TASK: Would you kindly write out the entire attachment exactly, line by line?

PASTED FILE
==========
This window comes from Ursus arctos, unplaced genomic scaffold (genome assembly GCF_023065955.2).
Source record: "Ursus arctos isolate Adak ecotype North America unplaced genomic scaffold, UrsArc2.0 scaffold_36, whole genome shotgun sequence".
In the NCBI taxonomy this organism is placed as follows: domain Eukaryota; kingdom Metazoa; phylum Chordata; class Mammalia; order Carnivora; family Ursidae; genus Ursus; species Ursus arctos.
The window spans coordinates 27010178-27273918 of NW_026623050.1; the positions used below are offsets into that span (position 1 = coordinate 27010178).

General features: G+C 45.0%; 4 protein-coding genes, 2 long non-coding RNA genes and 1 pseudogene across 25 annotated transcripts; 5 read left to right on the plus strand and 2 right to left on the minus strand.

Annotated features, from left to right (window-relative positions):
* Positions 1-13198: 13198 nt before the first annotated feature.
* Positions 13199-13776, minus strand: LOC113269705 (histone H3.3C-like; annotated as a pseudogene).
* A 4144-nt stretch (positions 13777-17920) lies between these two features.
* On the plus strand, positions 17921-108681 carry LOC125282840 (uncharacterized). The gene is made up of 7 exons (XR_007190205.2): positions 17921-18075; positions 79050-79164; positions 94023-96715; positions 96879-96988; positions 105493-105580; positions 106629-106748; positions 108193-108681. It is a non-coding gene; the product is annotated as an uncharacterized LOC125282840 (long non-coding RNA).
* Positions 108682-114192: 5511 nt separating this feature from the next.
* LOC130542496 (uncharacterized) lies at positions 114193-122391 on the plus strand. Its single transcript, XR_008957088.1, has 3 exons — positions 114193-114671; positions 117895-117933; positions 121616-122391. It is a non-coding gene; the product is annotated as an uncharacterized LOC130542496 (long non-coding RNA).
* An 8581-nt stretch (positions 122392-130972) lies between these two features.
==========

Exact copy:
This window comes from Ursus arctos, unplaced genomic scaffold (genome assembly GCF_023065955.2).
Source record: "Ursus arctos isolate Adak ecotype North America unplaced genomic scaffold, UrsArc2.0 scaffold_36, whole genome shotgun sequence".
In the NCBI taxonomy this organism is placed as follows: domain Eukaryota; kingdom Metazoa; phylum Chordata; class Mammalia; order Carnivora; family Ursidae; genus Ursus; species Ursus arctos.
The window spans coordinates 27010178-27273918 of NW_026623050.1; the positions used below are offsets into that span (position 1 = coordinate 27010178).

General features: G+C 45.0%; 4 protein-coding genes, 2 long non-coding RNA genes and 1 pseudogene across 25 annotated transcripts; 5 read left to right on the plus strand and 2 right to left on the minus strand.

Annotated features, from left to right (window-relative positions):
* Positions 1-13198: 13198 nt before the first annotated feature.
* Positions 13199-13776, minus strand: LOC113269705 (histone H3.3C-like; annotated as a pseudogene).
* A 4144-nt stretch (positions 13777-17920) lies between these two features.
* On the plus strand, positions 17921-108681 carry LOC125282840 (uncharacterized). The gene is made up of 7 exons (XR_007190205.2): positions 17921-18075; positions 79050-79164; positions 94023-96715; positions 96879-96988; positions 105493-105580; positions 106629-106748; positions 108193-108681. It is a non-coding gene; the product is annotated as an uncharacterized LOC125282840 (long non-coding RNA).
* Positions 108682-114192: 5511 nt separating this feature from the next.
* LOC130542496 (uncharacterized) lies at positions 114193-122391 on the plus strand. Its single transcript, XR_008957088.1, has 3 exons — positions 114193-114671; positions 117895-117933; positions 121616-122391. It is a non-coding gene; the product is annotated as an uncharacterized LOC130542496 (long non-coding RNA).
* An 8581-nt stretch (positions 122392-130972) lies between these two features.